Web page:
Written by: on February 5, 2013 @ 2:23 pm

Happy National Pancake Day! A meal that is so amazingly simple to put together with a little flour, an egg, some milk, a small amount oil and sugar, and a few pinches of baking powder and salt . Behind the simplicity of America’s favorite breakfast meal lies an incredible, scientific transformation. That’s right folks, each day millions of people across the globe start their day with a little science! 

 

Have you ever wondered where the bubbles in your pancakes come from? These incredible little bubbles are what bring the words “fluffy” and “pancake” together as they were meant to be! In celebration of this most delicious holiday, we were curious to investigate what is going on behind this marvelous mixture &  discover the scientific purpose behind the various ingredients of the incredible, edible pancake! 

Pancakes, like every other  recipe, hides a story of chemical reactions that create new flavors and textures. With pancakes, the chemical reaction is between a leavening agent – such as baking soda & baking powder – & an acidic ingredient – such as buttermilk – producing tiny bubbles of carbon dioxide gas. These bubble form throughout the pancake, and are trapped as the batter cooks and solidifies. So instead of a leaden disk, you get a light and fluffy pancake honeycombed with tiny air pockets. The more of these leavening agents you add to a mixture, the more carbon dioxide will be produced, and the more bubbles will form. These pancakes have both ingredients, and are therefore especially fluffy.

Once you have your tiny pockets of air bubbles, then comes the most complex and interesting part of the process. This is the Maillard Reaction, and it’s the step that gives pancakes their aroma, and that gorgeous golden brown color. When you raise the heat on your pancake mix, the amino acids that make up the proteins begin to chemically bond with carbon and oxygen atoms from sugars. The end result is a complex brew of hundreds of different aromatic flavor inducing molecules, that give your food a distinctive and rich palette of flavors.

The Maillard reaction is behind the bold flavor of roasted coffee, the malty flavor of certain beers and malt whiskey, that brown crust on a perfectly cooked steak, the nutty notes of maple syrup, or the delightful aroma of freshly baked bread. What’s more, the Maillard Reaction works best in an alkaline environment (i.e. a less acidic one). So the secret to getting that golden brown color is to add more baking soda. Once you’ve added enough to neutralize the acidity of the buttermilk, anything left over will add to the browning.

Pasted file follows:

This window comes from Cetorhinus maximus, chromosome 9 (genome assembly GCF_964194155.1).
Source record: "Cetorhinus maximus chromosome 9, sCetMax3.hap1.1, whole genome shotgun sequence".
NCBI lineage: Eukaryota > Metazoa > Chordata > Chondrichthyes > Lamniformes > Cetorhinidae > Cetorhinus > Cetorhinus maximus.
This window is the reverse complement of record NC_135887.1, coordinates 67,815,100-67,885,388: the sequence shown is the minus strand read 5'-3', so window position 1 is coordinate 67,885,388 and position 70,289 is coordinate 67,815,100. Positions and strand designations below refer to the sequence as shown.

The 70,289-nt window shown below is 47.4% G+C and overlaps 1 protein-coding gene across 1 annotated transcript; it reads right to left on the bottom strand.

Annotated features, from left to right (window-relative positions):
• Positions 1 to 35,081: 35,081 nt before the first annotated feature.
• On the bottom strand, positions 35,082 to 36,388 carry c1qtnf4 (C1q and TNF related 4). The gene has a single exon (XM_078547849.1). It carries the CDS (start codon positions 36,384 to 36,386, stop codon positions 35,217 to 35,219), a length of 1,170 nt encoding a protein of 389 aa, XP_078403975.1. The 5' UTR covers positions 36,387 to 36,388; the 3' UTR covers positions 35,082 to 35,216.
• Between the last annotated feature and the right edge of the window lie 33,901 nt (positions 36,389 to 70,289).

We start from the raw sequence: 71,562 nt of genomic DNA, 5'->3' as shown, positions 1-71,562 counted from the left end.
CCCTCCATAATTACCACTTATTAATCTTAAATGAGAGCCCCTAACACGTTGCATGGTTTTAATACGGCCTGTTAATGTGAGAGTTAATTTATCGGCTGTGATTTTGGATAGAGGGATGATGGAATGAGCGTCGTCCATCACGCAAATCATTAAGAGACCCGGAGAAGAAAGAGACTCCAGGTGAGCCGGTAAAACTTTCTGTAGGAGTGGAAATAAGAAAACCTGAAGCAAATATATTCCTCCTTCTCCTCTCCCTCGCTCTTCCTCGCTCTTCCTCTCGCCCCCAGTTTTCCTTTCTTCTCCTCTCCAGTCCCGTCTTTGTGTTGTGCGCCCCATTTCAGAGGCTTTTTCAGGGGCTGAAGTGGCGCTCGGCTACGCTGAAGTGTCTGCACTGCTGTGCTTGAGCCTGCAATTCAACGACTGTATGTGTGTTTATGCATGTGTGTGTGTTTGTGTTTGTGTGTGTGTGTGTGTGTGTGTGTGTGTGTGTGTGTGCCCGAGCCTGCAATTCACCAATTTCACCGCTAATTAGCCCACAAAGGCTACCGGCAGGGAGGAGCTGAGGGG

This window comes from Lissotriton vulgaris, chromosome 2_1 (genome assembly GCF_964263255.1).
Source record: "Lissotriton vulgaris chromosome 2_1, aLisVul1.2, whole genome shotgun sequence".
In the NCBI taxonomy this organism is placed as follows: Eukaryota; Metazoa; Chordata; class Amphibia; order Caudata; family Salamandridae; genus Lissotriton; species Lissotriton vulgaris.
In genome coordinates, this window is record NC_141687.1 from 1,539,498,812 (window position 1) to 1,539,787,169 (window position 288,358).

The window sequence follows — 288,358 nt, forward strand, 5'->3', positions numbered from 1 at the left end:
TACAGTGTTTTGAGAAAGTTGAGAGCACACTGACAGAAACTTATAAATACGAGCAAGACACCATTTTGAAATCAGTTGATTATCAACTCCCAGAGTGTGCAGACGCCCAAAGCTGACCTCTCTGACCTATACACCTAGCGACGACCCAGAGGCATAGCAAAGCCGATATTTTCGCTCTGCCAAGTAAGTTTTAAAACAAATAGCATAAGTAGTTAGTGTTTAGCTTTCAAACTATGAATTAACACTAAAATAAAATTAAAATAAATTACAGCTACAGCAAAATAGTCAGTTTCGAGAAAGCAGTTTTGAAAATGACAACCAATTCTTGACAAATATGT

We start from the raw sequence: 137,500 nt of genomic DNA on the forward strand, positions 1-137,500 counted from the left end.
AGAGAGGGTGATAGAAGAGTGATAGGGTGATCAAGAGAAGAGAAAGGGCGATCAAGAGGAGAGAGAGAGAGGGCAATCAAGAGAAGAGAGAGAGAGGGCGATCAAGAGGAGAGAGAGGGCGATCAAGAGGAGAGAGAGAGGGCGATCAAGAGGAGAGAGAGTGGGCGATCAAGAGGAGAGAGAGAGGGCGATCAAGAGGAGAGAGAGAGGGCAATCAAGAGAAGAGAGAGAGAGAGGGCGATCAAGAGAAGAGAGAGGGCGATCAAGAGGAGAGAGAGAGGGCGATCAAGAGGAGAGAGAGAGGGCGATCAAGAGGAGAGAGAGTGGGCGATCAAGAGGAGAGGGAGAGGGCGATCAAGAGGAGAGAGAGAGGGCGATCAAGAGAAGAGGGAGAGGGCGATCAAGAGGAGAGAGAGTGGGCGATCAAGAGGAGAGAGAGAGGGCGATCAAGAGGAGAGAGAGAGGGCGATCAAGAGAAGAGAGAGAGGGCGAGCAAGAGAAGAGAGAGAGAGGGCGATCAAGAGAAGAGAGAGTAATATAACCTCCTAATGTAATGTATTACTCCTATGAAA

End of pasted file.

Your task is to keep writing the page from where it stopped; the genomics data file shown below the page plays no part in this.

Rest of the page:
And there you have it, science being put to use to answer one of the big questions in life: what’s for breakfast?  

Here’s a brief run-down of the FUN science behind each ingredient of our favorite breakfast heavyweight! 

Functions of the ingredients: 

Flour - needed for structure. When mixed with liquid, the starch gelatinizes and the proteins form gluten, both of which give structure
Liquid - needed for structure, as mentioned above, and also important for dissolving sugar and baking powder
Eggs - when cooked, the proteins coagulate to give structure
Fat - acts as a tenderizer by preventing too much gluten from forming
Sugar - also acts as a tenderizer, and contributes to flavour and colour through caramelization
Baking powder - when mixed with liquid, it leavens the batter by producing carbon dioxide (CO2)

How to make awesome pancakes:

Don’t overstir - Overstirring can cause the batter to lose too much of the CO2 that is formed, which will make them soggy and dense!
You want a lumpy batter - If you overstir, too much gluten will form, which will make your pancakes too tough.
Cook them right away - If you let them sit, the batter can lose CO2
Don’t set the temperature too low - If they cook too slowly, they lose too much CO2
Don’t set the temperature too high - Otherwise you might burn the pancakes before they are done cooking or cause uneven browning
When to flip? - flip when the edges start becoming dry and bubbles form at the surface of the pancake
How many times to flip? - pancakes are best if you only flip them once!

For more information on how pancakes work, check out this article from Serious Eats.

Discover more FUN science with these great resources! 

I also enjoyed this post by Carolyn Tepolt, a Biology PhD student at Stanford who blogs about food science.

And this post by sprinklefingers is quite interesting and has some helpful tips.

Catogories: It's National ________ Day!, Uncategorized

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